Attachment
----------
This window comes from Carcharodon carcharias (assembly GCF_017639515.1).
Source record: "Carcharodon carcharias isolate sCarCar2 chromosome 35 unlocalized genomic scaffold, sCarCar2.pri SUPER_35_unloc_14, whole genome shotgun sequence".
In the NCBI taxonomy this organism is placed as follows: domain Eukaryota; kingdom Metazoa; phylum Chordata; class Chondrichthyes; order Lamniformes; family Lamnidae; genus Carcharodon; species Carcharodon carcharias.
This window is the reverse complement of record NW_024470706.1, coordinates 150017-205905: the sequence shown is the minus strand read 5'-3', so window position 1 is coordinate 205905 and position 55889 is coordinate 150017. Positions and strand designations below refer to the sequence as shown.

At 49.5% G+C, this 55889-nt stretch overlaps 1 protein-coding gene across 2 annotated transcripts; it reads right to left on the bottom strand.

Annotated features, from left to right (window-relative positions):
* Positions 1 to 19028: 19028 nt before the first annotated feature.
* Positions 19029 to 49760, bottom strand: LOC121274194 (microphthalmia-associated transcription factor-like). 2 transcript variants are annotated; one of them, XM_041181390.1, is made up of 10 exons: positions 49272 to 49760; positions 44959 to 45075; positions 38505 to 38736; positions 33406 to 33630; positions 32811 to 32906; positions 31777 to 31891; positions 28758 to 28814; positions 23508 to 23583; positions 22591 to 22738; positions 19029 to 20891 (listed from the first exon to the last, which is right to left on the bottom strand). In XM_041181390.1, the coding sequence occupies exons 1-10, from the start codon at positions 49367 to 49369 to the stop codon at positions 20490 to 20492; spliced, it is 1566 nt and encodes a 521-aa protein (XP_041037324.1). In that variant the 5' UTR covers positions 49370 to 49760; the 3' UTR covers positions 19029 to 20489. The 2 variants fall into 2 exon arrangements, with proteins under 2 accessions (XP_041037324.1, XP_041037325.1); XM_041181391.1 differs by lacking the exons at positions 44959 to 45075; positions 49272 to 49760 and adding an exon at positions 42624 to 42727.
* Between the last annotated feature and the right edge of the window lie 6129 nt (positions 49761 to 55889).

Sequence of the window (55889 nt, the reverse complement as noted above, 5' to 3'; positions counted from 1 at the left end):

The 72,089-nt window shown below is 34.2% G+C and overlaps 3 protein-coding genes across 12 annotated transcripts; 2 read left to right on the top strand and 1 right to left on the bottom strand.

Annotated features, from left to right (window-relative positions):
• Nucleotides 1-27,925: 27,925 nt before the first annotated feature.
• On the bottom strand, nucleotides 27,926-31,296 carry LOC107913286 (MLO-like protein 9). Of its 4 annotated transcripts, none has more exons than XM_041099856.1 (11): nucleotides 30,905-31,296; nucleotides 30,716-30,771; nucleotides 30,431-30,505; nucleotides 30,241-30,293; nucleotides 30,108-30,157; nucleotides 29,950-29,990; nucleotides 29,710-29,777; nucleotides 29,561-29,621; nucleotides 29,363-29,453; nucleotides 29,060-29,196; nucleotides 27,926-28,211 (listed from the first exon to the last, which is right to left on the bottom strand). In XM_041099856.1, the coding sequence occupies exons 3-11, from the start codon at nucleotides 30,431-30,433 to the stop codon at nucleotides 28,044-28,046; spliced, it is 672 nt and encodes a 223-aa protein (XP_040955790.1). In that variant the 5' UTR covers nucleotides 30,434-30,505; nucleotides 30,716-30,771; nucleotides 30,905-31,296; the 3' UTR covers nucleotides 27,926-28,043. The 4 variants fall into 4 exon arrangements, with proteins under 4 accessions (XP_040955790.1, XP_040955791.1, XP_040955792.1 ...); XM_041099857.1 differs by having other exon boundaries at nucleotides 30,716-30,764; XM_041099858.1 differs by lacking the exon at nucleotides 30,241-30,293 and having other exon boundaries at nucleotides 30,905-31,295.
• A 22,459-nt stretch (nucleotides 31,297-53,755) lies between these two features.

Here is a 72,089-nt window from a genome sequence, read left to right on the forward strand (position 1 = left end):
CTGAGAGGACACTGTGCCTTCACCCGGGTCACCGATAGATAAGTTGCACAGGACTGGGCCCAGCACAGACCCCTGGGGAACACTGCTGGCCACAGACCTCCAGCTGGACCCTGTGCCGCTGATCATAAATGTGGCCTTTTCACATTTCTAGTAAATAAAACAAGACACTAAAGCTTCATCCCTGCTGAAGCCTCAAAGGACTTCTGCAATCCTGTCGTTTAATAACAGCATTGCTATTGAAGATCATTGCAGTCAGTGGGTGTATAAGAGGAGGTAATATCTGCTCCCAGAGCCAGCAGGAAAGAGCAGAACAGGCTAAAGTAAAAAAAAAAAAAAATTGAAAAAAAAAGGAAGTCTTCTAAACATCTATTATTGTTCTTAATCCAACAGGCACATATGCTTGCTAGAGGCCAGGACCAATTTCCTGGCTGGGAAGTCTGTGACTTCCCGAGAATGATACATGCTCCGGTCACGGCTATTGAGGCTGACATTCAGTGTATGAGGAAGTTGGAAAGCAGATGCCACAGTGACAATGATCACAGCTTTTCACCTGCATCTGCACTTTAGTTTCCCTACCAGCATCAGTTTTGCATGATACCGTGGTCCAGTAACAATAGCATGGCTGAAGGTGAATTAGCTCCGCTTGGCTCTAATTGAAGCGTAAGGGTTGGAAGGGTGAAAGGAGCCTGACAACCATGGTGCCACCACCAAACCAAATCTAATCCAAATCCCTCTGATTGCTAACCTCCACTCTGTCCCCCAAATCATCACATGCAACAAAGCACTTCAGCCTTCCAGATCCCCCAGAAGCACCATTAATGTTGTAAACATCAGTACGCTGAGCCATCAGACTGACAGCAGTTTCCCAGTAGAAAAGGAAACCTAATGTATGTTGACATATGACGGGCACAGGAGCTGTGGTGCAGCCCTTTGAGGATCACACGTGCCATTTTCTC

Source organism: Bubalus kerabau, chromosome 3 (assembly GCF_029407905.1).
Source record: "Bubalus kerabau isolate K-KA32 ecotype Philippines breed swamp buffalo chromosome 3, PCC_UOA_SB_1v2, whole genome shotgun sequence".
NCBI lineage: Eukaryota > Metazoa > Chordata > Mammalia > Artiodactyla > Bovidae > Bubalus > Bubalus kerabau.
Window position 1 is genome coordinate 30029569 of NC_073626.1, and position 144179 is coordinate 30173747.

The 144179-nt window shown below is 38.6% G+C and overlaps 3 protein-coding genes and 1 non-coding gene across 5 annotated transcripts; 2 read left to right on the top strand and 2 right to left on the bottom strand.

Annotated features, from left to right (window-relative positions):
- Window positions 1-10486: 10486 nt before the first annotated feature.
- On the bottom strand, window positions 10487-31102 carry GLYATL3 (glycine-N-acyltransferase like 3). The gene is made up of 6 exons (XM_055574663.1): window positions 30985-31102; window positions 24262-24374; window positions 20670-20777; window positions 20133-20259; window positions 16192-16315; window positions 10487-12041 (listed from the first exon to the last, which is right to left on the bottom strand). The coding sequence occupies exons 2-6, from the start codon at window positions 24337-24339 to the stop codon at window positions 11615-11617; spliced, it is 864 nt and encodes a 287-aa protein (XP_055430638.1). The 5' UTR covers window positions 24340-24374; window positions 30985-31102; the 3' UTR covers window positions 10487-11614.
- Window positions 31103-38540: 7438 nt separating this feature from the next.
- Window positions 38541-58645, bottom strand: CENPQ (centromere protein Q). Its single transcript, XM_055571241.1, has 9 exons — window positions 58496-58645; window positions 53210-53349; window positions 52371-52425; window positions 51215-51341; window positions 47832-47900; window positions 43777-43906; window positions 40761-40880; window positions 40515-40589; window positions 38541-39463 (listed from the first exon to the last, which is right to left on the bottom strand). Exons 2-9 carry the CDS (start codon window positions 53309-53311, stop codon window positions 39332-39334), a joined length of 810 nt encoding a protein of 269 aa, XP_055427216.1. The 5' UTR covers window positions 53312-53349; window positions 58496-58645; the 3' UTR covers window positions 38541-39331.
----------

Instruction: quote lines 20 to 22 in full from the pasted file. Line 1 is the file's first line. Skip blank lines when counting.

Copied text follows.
NCBI lineage: Eukaryota > Metazoa > Chordata > Mammalia > Artiodactyla > Bovidae > Bubalus > Bubalus kerabau.
Window position 1 is genome coordinate 30029569 of NC_073626.1, and position 144179 is coordinate 30173747.

The 144179-nt window shown below is 38.6% G+C and overlaps 3 protein-coding genes and 1 non-coding gene across 5 annotated transcripts; 2 read left to right on the top strand and 2 right to left on the bottom strand.